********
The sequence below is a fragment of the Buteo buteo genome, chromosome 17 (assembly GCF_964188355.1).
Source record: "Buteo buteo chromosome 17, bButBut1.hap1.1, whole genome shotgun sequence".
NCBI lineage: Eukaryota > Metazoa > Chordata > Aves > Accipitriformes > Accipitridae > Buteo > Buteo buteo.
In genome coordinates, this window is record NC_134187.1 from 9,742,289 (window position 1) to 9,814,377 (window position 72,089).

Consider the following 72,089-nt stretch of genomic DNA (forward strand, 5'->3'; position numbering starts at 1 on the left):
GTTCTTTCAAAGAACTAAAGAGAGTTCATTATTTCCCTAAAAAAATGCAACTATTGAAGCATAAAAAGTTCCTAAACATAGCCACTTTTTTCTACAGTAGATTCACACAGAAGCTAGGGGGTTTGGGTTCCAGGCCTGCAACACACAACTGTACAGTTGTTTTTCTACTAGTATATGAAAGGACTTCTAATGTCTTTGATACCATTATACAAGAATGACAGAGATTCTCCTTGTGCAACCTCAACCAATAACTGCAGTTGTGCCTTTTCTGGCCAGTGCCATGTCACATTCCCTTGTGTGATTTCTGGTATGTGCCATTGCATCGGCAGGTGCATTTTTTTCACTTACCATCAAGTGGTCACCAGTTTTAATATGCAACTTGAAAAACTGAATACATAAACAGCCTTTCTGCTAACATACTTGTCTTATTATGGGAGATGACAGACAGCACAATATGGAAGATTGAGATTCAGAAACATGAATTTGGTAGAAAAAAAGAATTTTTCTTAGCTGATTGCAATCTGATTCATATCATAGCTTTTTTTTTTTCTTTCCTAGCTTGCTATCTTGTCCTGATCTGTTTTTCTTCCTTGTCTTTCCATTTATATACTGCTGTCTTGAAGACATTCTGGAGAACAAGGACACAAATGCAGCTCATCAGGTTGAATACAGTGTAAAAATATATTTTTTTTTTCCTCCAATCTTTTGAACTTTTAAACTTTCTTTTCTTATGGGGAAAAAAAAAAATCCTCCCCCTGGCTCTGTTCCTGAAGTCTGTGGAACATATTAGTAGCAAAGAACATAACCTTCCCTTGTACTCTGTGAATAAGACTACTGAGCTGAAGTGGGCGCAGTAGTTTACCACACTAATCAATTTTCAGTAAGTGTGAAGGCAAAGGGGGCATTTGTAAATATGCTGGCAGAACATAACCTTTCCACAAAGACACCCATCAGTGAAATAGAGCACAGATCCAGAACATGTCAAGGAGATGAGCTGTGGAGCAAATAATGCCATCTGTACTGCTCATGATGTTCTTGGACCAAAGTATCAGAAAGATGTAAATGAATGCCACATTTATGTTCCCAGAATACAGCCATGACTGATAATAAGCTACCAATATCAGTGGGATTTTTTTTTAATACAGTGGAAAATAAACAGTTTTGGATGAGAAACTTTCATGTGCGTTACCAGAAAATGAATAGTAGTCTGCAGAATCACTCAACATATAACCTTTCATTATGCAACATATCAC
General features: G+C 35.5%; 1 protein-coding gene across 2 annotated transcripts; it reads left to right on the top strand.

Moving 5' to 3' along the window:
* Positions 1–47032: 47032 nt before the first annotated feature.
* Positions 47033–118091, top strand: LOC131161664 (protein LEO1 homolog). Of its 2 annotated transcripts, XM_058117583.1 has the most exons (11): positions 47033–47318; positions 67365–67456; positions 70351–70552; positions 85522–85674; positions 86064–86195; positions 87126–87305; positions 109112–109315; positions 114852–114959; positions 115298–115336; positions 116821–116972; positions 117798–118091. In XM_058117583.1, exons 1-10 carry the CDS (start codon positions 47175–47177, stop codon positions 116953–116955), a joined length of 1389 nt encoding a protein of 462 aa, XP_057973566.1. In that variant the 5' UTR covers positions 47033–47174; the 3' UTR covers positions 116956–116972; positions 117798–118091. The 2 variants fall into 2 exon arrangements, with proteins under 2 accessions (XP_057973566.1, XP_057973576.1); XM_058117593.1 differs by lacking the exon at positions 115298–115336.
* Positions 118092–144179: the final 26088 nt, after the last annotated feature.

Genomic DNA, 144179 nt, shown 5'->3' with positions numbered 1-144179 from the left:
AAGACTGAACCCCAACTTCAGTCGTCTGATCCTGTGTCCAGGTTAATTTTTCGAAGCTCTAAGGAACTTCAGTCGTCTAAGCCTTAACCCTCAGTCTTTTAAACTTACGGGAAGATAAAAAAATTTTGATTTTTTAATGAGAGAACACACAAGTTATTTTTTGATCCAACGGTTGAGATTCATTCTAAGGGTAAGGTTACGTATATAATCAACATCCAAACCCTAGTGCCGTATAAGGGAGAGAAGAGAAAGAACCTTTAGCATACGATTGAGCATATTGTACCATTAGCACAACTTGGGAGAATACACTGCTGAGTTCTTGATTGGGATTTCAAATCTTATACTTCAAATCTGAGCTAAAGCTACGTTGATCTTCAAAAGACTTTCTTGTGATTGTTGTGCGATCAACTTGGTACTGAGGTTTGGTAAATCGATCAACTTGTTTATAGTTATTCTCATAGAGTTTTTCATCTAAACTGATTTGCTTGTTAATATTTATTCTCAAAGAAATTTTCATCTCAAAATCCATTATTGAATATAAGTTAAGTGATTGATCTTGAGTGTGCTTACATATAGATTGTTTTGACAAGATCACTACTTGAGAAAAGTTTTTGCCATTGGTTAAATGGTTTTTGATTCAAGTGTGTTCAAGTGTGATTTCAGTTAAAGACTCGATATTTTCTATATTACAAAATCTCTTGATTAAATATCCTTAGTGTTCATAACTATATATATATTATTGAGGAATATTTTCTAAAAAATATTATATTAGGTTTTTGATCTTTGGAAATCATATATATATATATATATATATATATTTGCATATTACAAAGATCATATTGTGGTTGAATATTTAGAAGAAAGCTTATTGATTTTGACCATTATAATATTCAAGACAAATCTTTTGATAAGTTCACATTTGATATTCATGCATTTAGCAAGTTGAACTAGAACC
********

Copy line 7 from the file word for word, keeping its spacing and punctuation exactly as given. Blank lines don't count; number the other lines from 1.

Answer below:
General features: G+C 35.5%; 1 protein-coding gene across 2 annotated transcripts; it reads left to right on the top strand.